Nursing homes have been hit especially hard by the pandemic. One Chicago-based foundation is trying to change the way these facilities are ranked — a move they say will put the focus on the care of residents.
Stories by Blair Paddock
Winter is on its way, and with it comes holiday stress, seasonal depression and — this year — concerns about COVID-19. We get advice on staying mentally healthy during the pandemic.
Hanukkah and Christmas are held during some of the shortest days of the year — meaning, they’re also the darkest. But these holidays offer light through menorahs and advent candles, and now, the glow of a computer screen.
In the 1960s, Maria Cerda became the first Latina member of the Chicago Board of Education and a pioneering advocate for bilingual classes. We talk with her son about her legacy in Chicago and across the nation.
The coronavirus has hit every class of citizen hard, and on this Veterans Day, we look at how it has affected military service members and veterans.
History was made in Illinois last week when Jill Rose Quinn was elected into office. She joins us in discussion.
A landslide from Joe Biden was predicted, but that has not been the case. How are pollsters justifying the continued use of polls?
A high-turnout election in the middle of a pandemic that is surging across the country presents a host of challenges. How state and local election authorities are working to fill the void.
She’ll be the first woman and the first Black American to be president and CEO of the Museum of Science and Industry when she starts her new job in January. Chevy Humphrey joins us in discussion.
What may look like news websites are instead thinly veiled organizations pushing partisan agendas without journalistic standards, according to investigations from the New York Times and the Wall Street Journal.
As temperatures drop and the statewide positivity rate climbs, we discuss the coronavirus pandemic with top public health officials Dr. Ngozi Ezike and Dr. Allison Arwady.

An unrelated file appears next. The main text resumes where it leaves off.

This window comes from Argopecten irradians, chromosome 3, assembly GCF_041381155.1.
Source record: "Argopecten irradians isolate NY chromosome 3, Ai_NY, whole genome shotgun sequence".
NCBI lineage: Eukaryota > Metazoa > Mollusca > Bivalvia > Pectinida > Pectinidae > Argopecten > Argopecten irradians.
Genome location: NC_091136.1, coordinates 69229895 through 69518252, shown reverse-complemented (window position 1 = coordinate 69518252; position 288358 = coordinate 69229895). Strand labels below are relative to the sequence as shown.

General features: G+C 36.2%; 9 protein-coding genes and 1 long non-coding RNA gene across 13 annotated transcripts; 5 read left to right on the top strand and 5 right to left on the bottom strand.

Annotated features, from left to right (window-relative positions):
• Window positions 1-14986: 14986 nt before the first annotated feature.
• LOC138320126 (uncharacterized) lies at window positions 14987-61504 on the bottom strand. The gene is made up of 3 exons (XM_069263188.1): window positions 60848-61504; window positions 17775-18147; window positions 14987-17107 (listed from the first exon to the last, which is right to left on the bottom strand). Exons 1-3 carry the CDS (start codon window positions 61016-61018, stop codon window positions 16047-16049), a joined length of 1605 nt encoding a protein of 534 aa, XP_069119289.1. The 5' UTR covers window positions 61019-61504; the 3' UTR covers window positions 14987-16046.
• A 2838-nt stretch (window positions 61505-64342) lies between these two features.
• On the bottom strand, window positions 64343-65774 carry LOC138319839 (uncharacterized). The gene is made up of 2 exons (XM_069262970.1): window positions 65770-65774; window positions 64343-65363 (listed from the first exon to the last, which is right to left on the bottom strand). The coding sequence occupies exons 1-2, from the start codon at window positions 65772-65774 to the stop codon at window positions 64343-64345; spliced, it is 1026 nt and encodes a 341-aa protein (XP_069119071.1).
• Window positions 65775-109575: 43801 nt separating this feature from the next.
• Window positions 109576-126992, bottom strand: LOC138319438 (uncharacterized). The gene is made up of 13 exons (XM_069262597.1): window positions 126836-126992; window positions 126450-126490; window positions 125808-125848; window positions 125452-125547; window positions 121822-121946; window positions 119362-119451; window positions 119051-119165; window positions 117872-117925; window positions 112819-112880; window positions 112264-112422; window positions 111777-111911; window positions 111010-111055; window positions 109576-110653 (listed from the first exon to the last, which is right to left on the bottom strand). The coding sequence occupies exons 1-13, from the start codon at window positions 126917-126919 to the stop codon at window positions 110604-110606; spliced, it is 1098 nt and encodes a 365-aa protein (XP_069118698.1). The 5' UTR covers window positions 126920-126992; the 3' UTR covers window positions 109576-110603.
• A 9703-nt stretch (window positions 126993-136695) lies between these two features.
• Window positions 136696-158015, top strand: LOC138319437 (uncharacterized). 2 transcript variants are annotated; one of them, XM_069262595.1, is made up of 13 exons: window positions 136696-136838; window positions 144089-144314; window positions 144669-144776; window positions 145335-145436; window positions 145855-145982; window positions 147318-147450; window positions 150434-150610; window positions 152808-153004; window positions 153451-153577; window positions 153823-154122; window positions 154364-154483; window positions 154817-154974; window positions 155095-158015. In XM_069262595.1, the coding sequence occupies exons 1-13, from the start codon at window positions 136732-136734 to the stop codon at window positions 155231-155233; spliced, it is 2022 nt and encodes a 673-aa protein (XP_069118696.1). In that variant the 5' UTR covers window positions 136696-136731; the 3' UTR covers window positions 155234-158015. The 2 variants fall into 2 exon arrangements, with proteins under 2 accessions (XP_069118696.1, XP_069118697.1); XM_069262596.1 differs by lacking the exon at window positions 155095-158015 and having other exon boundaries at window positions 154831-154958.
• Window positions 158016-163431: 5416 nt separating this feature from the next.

After a summer of social unrest and calls to remove some monuments, activists are still pushing for the city to change the name of Columbus Day to Indigenous Peoples Day. How some groups envision reteaching the history of Christopher Columbus.
The coronavirus pandemic has forced many of us to spend a lot more time indoors this year. But for some, home isn’t always a safe space. Many social service agencies are reporting a spike in domestic violence during the pandemic.
The possibility for high school students to play all fall sports is again at a standstill. We discuss the situation with a student, a lawyer and a doctor.
The COVID-19 pandemic brings with it a host of related mental health issues for many people, such as increased stress and anxiety. Seasonal depression could soon be another problem facing Chicagoans.
Previous plans have largely targeted Chicago’s North and Northwest sides. However, officials say this plan will focus on bringing equitable transit-oriented developments to the South and West sides.
For thousands of Illinois renters who are out of work during the pandemic, the threat of eviction is getting closer to reality.
In Cook County, Black people are 26% more likely to get colon and rectum cancer than white people, according to the CDC. “Screening rates a bit lower, but they’re not that much lower,” said Dr. Ed McDonald, a gastroenterologist. “There’s something else going on.”
Many Republican delegates will be watching the convention from their couches this week, missing the usual excitement of an in-person event. We check in with two first-time delegates for their impressions so far.
Joe Biden formally accepts the Democratic nomination for president, capping off a convention that has seen blistering criticism of President Trump and an emphasis on the emergence of women as leaders. We discuss that and more with U.S. Rep. Jan Schakowsky.
Cook County Treasurer Maria Pappas talks about the disparities in delinquent houses and how she’s working to reduce the problem.
What’s it like to be a first-time delegate celebrating this year’s virtual convention? We ask Melissa Conyears-Ervin, the Chicago city treasurer, and Krystal Garcia Centeno, a member of the Progressive Turnout Project.
CPS will start the school year with an all-remote learning plan, but Catholic schools in the city and suburbs are taking a different approach. How will the school system keep everyone safe, and are teachers and parents on board?
There’s a very real anxiety that Chicago’s main shopping districts are on the precipice of falling apart. And without the revenue generated from those areas, the city faces a potentially disastrous fiscal future.
Thursday marks the 55th anniversary of the Voting Rights Act. Where the fight for ballot access goes next.
Where the fight for intersex rights is headed after a recent victory in Chicago. We speak with activist Pidgeon Pagonis and Dr. Ellie Kim of Lurie Children’s Hospital.